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Jewish Studies in Germany

The discipline of “Judaistik” (Judaic Studies) is devoted to researching Judaism in all its historic expressions. Sometimes the term “Jewish civilization” is used to encompass its religious, cultural, philosophical, and literary history as well as Jewish history in general, from its origins to the present (including the Diaspora), and Hebrew philology (“Hebraic studies,” or “Hebraistik”). “Judaistik” in the German academic framework is a both philological and historical discipline, which integrates cultural and social scientific approaches as well as comparative ones (with regard to different religions).

Scholarly approaches ("Wissenshaft") to Judaism developed in the context of the Jewish emancipation in the 19th century as an attempt to establish Jewish academic self-reflexion in a framework of faculties of Jewish theology and to train rabbis within the German academy. After German universities rejected these efforts, the discipline found intellectual homes in rabbinical seminaries and institutions of higher Jewish religious education, such as the Jewish Theological Seminary in Breslau (1854-1938) and the “Hochschule für die Wissenschaft des Judentums” in Berlin (1872-1942), until these institutions were dissolved during the Nazi dictatorship. The Heidelberg “Hochschule für Jüdische Studien” (opened in 1979) and the Abraham Geiger Rabbinical College in Potsdam (founded in 1999) continue this tradition.

(From Wissenschaftsrat: Empfehlungen zur Weiterentwicklung von Theologien und religionsbezogenen Wissenschaften an deutschen Hochschulen, January 29, 2010, pp. 31f.)

 “Judaistik“ uses primarily philological approaches to Judaism, whereas “Jüdische Studien” (Jewish Studies) approaches it from the perspective of cultural history. Both disciplines research the 3,000 years of Jewish history and its present in their complex religious, cultural, intellectual, economic, and social aspects and relations. “Judaistik” and “Jüdische Studien” are secular disciplines; in some cases they are taught in Germany in the context of Christian theology.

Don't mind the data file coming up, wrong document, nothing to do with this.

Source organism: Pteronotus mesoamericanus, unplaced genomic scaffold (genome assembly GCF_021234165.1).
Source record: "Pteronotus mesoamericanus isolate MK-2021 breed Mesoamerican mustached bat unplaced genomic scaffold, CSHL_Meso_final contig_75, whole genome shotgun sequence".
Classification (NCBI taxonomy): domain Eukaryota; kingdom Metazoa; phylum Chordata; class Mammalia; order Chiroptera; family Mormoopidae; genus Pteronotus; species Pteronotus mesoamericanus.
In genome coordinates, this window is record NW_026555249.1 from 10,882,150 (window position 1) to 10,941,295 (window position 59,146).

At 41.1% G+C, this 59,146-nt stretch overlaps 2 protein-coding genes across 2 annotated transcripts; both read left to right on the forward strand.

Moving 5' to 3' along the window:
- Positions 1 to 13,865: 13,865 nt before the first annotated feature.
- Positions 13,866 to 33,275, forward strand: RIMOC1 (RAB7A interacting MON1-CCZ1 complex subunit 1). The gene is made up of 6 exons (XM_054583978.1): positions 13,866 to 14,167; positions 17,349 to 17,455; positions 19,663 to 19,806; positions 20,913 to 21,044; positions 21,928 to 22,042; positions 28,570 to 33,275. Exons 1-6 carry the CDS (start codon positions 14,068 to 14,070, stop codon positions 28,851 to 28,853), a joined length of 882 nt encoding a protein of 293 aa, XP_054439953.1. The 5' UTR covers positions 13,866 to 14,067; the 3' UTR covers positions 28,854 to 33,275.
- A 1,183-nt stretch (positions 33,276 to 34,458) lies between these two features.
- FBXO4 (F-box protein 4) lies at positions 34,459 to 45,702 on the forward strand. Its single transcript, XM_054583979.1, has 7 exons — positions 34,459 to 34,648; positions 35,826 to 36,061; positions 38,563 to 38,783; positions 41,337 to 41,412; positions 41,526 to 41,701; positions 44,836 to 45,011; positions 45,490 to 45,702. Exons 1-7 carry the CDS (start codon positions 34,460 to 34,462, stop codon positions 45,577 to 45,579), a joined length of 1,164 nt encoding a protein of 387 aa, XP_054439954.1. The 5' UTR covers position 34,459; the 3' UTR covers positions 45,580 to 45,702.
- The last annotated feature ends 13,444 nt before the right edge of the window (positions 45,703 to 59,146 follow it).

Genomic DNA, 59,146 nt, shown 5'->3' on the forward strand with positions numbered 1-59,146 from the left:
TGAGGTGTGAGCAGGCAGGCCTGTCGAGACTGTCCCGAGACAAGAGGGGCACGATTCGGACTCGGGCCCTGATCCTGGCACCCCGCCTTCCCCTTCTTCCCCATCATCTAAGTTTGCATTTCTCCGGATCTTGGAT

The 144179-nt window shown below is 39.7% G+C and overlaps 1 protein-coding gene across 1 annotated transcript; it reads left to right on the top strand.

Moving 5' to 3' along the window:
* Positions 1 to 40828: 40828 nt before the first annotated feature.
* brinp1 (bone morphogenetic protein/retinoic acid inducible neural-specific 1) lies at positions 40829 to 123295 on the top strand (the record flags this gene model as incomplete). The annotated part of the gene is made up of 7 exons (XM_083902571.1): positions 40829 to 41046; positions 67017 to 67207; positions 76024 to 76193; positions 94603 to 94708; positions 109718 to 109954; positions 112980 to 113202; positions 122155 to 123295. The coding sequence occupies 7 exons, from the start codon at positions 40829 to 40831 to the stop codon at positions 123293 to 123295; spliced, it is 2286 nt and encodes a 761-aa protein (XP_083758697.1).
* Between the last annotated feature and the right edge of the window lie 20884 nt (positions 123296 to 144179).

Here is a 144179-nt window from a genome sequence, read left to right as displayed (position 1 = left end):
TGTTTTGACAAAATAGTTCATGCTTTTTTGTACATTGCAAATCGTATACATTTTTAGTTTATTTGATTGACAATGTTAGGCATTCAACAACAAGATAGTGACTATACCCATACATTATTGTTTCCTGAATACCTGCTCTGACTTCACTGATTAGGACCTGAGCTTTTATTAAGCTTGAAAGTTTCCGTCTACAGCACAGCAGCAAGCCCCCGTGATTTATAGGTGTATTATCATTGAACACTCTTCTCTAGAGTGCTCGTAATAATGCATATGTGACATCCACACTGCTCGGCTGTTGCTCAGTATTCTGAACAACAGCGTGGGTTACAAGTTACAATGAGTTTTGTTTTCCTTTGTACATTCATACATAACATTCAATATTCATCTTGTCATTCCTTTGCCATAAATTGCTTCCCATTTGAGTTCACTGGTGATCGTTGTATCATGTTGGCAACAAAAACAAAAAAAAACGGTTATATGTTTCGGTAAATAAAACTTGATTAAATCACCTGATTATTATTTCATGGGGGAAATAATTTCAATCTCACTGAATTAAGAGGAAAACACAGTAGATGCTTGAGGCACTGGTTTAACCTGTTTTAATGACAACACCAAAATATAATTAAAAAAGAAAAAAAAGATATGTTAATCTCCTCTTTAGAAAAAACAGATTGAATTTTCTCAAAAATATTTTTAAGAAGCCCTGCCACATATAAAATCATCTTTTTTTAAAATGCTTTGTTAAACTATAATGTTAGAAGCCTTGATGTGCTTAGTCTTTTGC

“Jüdische Theologie” (Jewish Theology), in contrast, is a sectarian discipline, taught by Jewish professors and preparing students for professions in the Jewish clergy: rabbis and cantors. Therefore, the organized Jewish religious community is formally involved in the practical work of the discipline.

Rabbi Louis Jacobs (1920-2006) illustrated the difference between the religiously committed discipline Jewish Theology and other types of Jewish studies by an example: “Jewish theology differs from other branches of Jewish learning in that its practicioners are personally committed to the truth they are seeking to explore. It is possible, for instance, to study Jewish history in a completely detached frame of mind. The historian of Jewish ideas or the Jewish people or Jewish institutions need have no wish to express Jewish values in his own life. He need not be a Jew at all. … While the historian asks what has happened in the Jewish past, the theologian asks the more personal question, what in traditional Jewish religion continues to shape my life as a Jew in the here and now? The historian uses his skills to demonstrate what Jews have believed. The theologian is embarked on the more difficult, but, if realized, more relevant, task of discovering what it is that a Jew can believe in the present.”

(Louis Jacob, A Jewish Theology. London, 1973)